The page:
Courtesy Jemima Khan
Imran Khan is the latest senior figure to be arrested in Pakistan as the government cracks down on internal dissent. His ex-wife Jemima Khan argues that Pervez Musharraf is proving to be the most repressive leader in the countryâ€™s history.
When I told my children that their father, Imran Khan, had been arrested I tried to make light of it, joking that to get anywhere in Pakistani politics, a stint inside is mandatory. Then I heard that he had been charged with â€˜state terrorismâ€™ and that if convicted he faces the death penalty or life imprisonment.
It was harder to muster up a laugh, even for their benefit. The latest news is that he was shifted, in handcuffs, to a high-security jail in Dera Ghazi Khan, Interior Punjab. His crime? Criticising President Pervez Musharraf and attempting to address a peaceful student protest at Punjab University. For that he was first beaten – according to reports – and then carted off to Kot Lakhpat jail. His supporters were also beaten, arrested and several have broken bones.
The following day, Imranâ€™s three sisters attended a womenâ€™s rally in Lahore to protest against his detention and the imposition of martial law. They too have been arrested. As has Imranâ€™s elderly aunt (God help the jailers) and several female cousins. Many of them have small children at home and husbands who are already in jail. I watched footage of the women that I lived with for five years being dragged across the ground screaming.
Other friends of mine recently arrested include my childrenâ€™s teacher, a housewife and a journalist, not to mention the hundreds from Imranâ€™s political party.
An estimated 25,000 innocent people are now in jail. In fact, the jails are so full, they are holding people in police stations. Unlike my ex-husband, the majority of those being held are not politicians. They are judges, lawyers, journalists, human rights activists, as well as teachers, students, shopkeepers and housewives – anyone who has protested or criticised the government, which these days is hardly an exclusive club.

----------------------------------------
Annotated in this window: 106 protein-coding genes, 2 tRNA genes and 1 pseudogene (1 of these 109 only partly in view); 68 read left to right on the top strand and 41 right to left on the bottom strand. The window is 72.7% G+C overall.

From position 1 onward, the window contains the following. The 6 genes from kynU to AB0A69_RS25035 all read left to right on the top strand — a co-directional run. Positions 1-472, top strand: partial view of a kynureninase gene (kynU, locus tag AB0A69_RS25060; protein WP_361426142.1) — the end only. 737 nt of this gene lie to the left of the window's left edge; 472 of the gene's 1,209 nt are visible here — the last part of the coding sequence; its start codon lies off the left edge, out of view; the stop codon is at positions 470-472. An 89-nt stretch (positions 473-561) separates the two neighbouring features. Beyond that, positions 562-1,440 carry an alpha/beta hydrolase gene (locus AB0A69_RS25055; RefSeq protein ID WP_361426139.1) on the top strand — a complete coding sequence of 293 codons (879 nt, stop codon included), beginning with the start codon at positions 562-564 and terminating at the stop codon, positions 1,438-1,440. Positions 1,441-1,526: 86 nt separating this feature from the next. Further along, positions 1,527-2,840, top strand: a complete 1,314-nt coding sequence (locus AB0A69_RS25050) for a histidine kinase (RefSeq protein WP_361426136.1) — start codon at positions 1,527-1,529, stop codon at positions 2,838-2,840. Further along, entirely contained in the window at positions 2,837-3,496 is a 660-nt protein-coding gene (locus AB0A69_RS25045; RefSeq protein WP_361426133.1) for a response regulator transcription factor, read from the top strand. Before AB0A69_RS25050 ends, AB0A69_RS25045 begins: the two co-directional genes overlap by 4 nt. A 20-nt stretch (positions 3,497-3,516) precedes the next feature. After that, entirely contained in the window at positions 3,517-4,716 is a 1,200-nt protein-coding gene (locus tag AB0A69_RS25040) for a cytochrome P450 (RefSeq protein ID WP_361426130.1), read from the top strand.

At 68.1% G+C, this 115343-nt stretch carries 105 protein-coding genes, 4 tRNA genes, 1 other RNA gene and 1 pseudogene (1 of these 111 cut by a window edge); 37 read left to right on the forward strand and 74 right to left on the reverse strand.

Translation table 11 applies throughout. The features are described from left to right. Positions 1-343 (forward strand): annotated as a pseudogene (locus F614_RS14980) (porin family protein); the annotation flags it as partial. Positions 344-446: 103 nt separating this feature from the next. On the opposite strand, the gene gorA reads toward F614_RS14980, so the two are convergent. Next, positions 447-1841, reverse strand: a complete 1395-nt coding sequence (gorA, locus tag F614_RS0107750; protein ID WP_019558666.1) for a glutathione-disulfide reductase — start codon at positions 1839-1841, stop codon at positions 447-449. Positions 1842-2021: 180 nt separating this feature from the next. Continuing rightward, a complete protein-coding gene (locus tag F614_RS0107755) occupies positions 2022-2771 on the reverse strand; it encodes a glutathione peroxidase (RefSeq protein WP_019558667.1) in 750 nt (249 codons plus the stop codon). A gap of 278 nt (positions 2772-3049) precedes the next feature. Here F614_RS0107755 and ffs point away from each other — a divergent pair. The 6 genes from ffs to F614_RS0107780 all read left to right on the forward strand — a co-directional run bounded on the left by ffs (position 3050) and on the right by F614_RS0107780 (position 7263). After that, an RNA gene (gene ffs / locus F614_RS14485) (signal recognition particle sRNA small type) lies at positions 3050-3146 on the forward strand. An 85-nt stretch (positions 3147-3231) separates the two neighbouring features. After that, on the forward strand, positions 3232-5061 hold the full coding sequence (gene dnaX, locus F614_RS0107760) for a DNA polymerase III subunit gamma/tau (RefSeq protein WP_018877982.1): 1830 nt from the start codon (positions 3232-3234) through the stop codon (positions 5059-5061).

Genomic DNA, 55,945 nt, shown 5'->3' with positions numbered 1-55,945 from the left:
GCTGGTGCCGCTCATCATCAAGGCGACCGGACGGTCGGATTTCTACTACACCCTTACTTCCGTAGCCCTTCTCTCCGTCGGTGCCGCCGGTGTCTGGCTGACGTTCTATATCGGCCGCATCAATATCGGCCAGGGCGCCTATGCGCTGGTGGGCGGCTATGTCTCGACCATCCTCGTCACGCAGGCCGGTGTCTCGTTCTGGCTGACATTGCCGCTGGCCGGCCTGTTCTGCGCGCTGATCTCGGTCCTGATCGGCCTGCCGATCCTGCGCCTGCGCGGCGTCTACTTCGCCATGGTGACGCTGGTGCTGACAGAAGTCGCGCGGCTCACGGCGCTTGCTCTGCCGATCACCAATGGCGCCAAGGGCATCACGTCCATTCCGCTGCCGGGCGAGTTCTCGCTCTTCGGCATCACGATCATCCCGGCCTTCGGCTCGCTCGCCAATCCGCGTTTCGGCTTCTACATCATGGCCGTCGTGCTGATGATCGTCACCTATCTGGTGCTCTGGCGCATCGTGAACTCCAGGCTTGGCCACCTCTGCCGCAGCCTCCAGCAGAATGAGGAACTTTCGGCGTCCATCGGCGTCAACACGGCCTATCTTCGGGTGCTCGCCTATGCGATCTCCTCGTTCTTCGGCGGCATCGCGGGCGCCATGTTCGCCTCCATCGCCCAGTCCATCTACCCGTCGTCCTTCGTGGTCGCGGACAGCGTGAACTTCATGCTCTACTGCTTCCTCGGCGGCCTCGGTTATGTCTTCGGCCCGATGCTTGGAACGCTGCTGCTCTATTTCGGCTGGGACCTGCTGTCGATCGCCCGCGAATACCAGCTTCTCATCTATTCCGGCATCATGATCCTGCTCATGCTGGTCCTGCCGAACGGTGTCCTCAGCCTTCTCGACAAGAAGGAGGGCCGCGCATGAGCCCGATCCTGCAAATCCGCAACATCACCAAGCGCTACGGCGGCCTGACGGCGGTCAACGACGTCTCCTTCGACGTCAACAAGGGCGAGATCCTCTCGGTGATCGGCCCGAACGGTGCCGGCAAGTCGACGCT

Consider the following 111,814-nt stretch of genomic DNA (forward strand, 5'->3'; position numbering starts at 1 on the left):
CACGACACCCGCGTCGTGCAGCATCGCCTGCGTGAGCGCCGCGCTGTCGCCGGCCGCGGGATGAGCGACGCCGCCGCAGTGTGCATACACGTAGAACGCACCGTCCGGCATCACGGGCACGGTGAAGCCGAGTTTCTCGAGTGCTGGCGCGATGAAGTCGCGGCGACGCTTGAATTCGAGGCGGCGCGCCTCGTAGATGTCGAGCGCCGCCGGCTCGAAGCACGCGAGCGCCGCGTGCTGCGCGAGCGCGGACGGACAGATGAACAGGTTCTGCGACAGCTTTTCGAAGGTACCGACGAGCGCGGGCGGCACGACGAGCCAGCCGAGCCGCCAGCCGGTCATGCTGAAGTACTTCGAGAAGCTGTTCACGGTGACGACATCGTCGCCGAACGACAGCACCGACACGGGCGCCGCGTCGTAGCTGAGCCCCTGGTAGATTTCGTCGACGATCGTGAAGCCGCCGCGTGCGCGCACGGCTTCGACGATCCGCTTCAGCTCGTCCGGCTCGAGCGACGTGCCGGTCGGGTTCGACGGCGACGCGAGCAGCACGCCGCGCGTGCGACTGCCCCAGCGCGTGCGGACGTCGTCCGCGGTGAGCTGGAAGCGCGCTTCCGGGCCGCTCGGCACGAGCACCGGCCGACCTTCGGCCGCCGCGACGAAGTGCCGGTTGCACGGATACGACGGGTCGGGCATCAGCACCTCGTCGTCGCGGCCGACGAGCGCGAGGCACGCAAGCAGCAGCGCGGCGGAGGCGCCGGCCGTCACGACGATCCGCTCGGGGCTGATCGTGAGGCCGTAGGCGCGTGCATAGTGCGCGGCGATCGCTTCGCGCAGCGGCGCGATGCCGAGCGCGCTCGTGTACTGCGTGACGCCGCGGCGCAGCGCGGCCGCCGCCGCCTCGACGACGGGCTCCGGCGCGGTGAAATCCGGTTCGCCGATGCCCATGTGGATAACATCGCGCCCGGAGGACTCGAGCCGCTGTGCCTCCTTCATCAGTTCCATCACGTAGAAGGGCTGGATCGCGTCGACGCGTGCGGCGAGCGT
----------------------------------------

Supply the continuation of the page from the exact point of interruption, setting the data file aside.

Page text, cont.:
There are reports of torture and beatings within the jails. And those that have been arrested have not been allowed access to lawyers or visitors.
This has become a personal vendetta for Musharraf, with his harshest detractors being repaid with the toughest penalties.
Musharrafâ€™s response to his critics abroad is that these steps were necessary in order to fight the extremism that threatens Pakistanâ€™s democracy. So, to fight terrorism, he has terrorised an entire nation. To tackle extremists, he has arrested all the progressive, secular-minded people Pakistan has to offer, including a chief justice, two former presidents, thousands of lawyers, several newspaper editors, senior journalists, opposition politicians and a UN special rapporteur.
He has imposed martial law and suspended the Constitution, ostensibly to protect democracy, gagged the media to protect liberty and presumably sacked and jailed the judges to protect the judiciary.
Meanwhile, in the words of Asma Jehangir, Pakistanâ€™s (jailed) leading human rights lawyer, Musharraf is busy offering â€œnegotiations and ceasefires to the terroristsâ€. Maulana Fazlullah, a bearded Fundo type that the West would really like to see behind bars, has orchestrated a militant uprising in Swat. According to reports, he has succeeded in taking over a vast swathe of the country, where he has imposed Shariah law. The army was too busy rounding up the liberals to defend Swat.
No one is taken in by Musharrafâ€™s justifications for declaring a State of Emergency – the Pakistani armyâ€™s favourite and oft-used euphemism for a complete break with the Constitution. Most realise that his actions were aimed at countering the anticipated judgment of the Supreme Court against his re-election as president while still head of the army.
Musharraf is still viewed by the West as an important ally in the â€œWar on Terrorâ€. But, despite billions of pounds worth of Western aid, Osama bin Laden has not been captured, the Taliban are resurgent and the extremist elements in Pakistan are more active than ever.
The reality is that Musharraf needs the extremists. Their existence and the fear they inspire has guaranteed the support from the West he needs to stay in power – his real goal. And the extremists need Musharraf, an unpopular dictator, to give them something to rally against.
Understandably, the greatest fear of the West has always been that, left to itself, the country would fall into the hands of Islamic extremists, resulting in the doomsday scenario of nukes in the hands of a Pakistani Taliban – a fear that Musharraf has consistently used to his advantage, even on yesterday morningâ€™s Today programme on Radio 4.
Despite his claims, judging by history, the most likely outcome of a free and fair election in Pakistan would be a secular, democratic government.